We were a bit short of attendees at yesterday’s microscopy session—it seems that the dreaded lurgy is going around, now that summer has drawn to a close. Still, we had an interesting discussion about various aspects of eye pathology including the two cases below. I’ll post a few of my “diagnostic process” thoughts while going through each one.
Orbital mass in a middle aged patient
The low power view shows fibroconnective tissue with a dense infiltrate of small round blue cells. Top of my list would be lymphoma although other tumours (eg metastatic small cell carcinoma, Merkel cell carcinoma, even melanoma) could also be considered. Obviously, it’s helpful to know any relevant clinical history.
On higher power, we can see that the tumour cells are quite uniform and monotonous, and that they don’t form structures such as rosettes or nests. This still supports my impression of lymphoma. I requested a lymphoma immunohistochemistry panel to cover the diagnoses most commonly encountered in our practice.
This is CD3, which highlights T cells. There aren’t very many.
This is CD5. Usually, CD5 also highlights T cells. In normal lymphoid tissue, we’d expect it to be expressed in about the same pattern as CD3. However, in this case it’s much more widely expressed. Two types of B cell lymphoma characteristically have aberrant CD5 expression: small lymphocytic lymphoma/chronic lymphocytic leukaemia, and mantle cell lymphoma.
This is cyclin D1, which is expressed by mantle cell lymphoma as well as various neoplastic and non-neoplastic epithelial tissues. In contrast to the CD3 and CD5 above, it is expressed in the cell nucleus rather than cytoplasm/membrane.
The immunoprofile—combination of different antibodies—favours mantle cell lymphoma. There are very few tumours where a single antibody is enough to clinch a diagnosis. Sometimes with an unknown tumour, we might need to cast a wide net with an initial immunopanel, and then home in on a more specific diagnosis. That’s one reason that it can sometimes take several days (or even longer) to provide a meaningful report.
In this case, and at this site, I wasn’t seriously expecting a non-lymphoma pathology. In a different context, you might need consider a wider range of pathologies.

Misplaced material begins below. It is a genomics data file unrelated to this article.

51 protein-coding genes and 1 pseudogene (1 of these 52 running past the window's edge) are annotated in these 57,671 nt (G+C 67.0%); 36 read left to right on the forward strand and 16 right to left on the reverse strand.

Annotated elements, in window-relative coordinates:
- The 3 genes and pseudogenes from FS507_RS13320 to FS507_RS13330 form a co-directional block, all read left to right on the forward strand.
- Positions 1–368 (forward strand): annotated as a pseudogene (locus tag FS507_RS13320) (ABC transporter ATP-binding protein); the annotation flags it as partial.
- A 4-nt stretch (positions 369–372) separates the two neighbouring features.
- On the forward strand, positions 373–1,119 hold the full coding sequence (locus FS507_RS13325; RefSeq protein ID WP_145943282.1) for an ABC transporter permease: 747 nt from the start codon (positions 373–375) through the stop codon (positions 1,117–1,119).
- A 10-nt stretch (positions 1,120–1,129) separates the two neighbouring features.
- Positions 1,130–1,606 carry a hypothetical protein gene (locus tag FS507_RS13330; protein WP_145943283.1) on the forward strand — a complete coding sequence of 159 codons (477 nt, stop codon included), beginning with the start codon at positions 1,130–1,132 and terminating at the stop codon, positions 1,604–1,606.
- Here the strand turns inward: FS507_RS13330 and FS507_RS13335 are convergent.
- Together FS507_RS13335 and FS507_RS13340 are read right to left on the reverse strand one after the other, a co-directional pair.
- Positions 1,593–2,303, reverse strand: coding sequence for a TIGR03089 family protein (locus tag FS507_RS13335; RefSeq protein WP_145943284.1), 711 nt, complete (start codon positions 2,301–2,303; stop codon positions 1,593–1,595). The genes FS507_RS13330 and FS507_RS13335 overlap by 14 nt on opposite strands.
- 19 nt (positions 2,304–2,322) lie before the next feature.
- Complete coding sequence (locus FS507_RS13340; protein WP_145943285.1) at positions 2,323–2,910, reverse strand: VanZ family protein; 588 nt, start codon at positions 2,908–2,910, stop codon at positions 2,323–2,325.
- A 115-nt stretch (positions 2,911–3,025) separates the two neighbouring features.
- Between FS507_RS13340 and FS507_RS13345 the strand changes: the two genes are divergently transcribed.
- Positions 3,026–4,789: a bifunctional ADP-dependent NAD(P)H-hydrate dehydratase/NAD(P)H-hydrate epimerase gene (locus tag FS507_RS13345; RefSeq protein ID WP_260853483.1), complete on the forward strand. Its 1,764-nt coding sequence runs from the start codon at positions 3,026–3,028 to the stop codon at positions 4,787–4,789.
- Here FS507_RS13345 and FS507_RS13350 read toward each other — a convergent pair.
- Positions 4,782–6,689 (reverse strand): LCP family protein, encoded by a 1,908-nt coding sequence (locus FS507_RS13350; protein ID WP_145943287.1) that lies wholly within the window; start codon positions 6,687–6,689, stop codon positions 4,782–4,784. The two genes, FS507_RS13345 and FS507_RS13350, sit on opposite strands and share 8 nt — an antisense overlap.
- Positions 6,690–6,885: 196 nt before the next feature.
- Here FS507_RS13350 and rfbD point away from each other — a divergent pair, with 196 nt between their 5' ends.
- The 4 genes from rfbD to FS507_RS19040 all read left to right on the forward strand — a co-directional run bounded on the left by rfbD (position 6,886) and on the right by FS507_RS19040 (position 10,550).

Here’s a recent (2017) open access article by Sharma and colleagues on approaching small round blue cell tumours: Round cell tumors: classification and immunohistochemistry.
Eye with longstanding disease
This is a low power view of the anterior segment (cornea, angle, iris and lens). The full thickness folds in the cornea are artefactual. This eye was large enough to be processed into a megablock, and preparing sections from megablocks can be tricky.
Here are some annotations for the same image:
c = cornea
i = iris
a = angle
L = lens (sort of!)
This view of the iris shows a very flat anterior profile. When I see this at low power, it makes me suspect traction: either from a rubeotic membrane or from neodescemetisation.
A higher power view of the iris and cornea shows a rubeotic (neovascular) membrane coating the anterior iris surface. Additionally, the iris is stuck to the back of the cornea at the periphery (peripheral anterior synechiae), obliterating the true angle.
PAS shows the iris adherent even anteriorly to Descemet’s membrane. Additionally, there are fragments of lens capsule in the lower part of the image. The patient has also had cataract surgery and placement of an intraocular lens.
This eye has extensive rubeosis iridis leading to intractable glaucoma.
My next microscopy session will be on 16 October. Sign up details will be circulated to Moorfields trainees and fellows nearer the time.